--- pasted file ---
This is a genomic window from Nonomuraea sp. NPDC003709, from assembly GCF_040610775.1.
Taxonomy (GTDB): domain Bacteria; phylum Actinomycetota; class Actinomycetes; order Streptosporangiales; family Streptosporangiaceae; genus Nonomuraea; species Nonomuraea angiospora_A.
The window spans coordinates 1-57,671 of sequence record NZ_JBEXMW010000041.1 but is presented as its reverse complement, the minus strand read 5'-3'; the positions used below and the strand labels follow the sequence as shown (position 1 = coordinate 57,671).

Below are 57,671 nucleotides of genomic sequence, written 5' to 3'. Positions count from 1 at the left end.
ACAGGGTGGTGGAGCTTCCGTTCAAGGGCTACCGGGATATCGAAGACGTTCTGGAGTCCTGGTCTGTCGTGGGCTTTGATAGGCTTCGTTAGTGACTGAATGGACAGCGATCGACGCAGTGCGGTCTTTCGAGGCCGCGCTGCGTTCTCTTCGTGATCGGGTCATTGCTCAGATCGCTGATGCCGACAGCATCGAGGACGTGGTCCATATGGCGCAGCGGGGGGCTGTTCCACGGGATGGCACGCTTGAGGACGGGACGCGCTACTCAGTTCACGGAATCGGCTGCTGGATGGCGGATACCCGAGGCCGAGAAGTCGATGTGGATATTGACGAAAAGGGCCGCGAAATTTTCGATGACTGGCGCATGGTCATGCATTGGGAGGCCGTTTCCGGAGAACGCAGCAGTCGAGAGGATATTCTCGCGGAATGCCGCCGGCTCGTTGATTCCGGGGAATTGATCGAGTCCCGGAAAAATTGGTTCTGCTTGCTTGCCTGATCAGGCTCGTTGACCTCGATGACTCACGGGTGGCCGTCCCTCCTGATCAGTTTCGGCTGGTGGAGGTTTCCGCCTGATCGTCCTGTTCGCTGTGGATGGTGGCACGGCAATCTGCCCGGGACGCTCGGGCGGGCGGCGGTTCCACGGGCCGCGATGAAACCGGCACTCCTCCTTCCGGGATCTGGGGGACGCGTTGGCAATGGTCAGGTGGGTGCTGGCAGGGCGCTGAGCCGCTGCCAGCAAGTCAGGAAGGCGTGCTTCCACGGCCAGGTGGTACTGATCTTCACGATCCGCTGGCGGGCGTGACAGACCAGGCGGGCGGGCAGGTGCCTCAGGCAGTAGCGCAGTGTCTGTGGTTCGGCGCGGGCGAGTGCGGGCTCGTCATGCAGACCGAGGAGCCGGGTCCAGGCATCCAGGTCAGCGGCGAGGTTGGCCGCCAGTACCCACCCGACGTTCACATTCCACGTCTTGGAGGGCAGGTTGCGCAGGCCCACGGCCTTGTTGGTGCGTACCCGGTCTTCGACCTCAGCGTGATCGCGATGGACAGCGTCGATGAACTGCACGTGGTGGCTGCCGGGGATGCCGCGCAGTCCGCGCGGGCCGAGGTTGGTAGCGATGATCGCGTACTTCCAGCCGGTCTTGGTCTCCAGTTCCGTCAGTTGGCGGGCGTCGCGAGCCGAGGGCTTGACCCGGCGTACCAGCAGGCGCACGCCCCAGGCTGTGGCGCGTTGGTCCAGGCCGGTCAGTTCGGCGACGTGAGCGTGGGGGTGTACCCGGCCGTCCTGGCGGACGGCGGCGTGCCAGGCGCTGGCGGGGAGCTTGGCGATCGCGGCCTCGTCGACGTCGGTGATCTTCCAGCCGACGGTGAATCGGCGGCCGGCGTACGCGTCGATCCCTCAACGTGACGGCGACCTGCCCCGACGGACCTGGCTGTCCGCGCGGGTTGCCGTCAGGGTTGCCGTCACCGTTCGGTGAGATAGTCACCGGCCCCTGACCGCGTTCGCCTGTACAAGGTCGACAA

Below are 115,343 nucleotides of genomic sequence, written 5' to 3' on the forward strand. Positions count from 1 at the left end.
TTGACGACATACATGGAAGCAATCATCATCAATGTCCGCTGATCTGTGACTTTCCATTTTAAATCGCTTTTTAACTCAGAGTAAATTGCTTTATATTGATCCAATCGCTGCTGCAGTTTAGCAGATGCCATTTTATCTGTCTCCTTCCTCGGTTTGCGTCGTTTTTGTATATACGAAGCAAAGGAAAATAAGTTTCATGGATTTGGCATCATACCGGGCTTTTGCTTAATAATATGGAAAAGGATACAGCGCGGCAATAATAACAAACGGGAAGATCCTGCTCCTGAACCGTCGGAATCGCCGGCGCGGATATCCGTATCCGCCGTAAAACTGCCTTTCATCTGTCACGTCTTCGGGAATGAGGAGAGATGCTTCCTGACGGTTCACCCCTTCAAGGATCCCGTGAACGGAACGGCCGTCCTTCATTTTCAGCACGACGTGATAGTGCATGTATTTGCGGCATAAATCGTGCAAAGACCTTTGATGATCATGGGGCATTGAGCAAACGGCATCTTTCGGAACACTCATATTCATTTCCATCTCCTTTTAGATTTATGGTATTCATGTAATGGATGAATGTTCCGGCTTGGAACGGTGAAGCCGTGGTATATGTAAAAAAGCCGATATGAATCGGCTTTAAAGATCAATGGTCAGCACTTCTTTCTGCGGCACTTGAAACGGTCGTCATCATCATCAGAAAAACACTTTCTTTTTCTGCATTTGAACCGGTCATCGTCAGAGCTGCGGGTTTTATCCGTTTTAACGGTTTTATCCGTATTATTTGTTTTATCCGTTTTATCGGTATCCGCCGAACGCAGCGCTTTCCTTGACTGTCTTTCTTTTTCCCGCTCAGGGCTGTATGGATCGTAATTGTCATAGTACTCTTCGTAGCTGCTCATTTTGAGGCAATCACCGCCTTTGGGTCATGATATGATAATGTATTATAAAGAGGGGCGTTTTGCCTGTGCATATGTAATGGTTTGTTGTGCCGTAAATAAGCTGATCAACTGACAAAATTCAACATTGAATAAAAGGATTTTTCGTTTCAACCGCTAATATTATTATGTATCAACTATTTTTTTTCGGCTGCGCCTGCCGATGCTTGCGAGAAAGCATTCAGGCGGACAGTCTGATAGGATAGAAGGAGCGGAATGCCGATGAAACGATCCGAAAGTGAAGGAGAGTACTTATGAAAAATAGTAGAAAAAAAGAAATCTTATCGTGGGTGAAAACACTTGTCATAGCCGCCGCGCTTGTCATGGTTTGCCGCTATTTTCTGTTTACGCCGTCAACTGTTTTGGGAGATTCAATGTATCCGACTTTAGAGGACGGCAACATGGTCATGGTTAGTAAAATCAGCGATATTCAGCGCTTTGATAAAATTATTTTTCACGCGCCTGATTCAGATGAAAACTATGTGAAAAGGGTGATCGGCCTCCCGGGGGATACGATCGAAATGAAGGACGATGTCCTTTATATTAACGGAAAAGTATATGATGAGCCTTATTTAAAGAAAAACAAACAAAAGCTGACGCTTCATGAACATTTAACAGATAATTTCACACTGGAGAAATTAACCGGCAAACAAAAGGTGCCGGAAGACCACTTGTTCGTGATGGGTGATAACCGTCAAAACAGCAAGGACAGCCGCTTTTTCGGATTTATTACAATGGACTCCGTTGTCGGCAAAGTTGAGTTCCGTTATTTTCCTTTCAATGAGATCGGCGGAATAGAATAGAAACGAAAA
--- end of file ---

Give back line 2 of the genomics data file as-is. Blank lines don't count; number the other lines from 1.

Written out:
Taxonomy (GTDB): domain Bacteria; phylum Actinomycetota; class Actinomycetes; order Streptosporangiales; family Streptosporangiaceae; genus Nonomuraea; species Nonomuraea angiospora_A.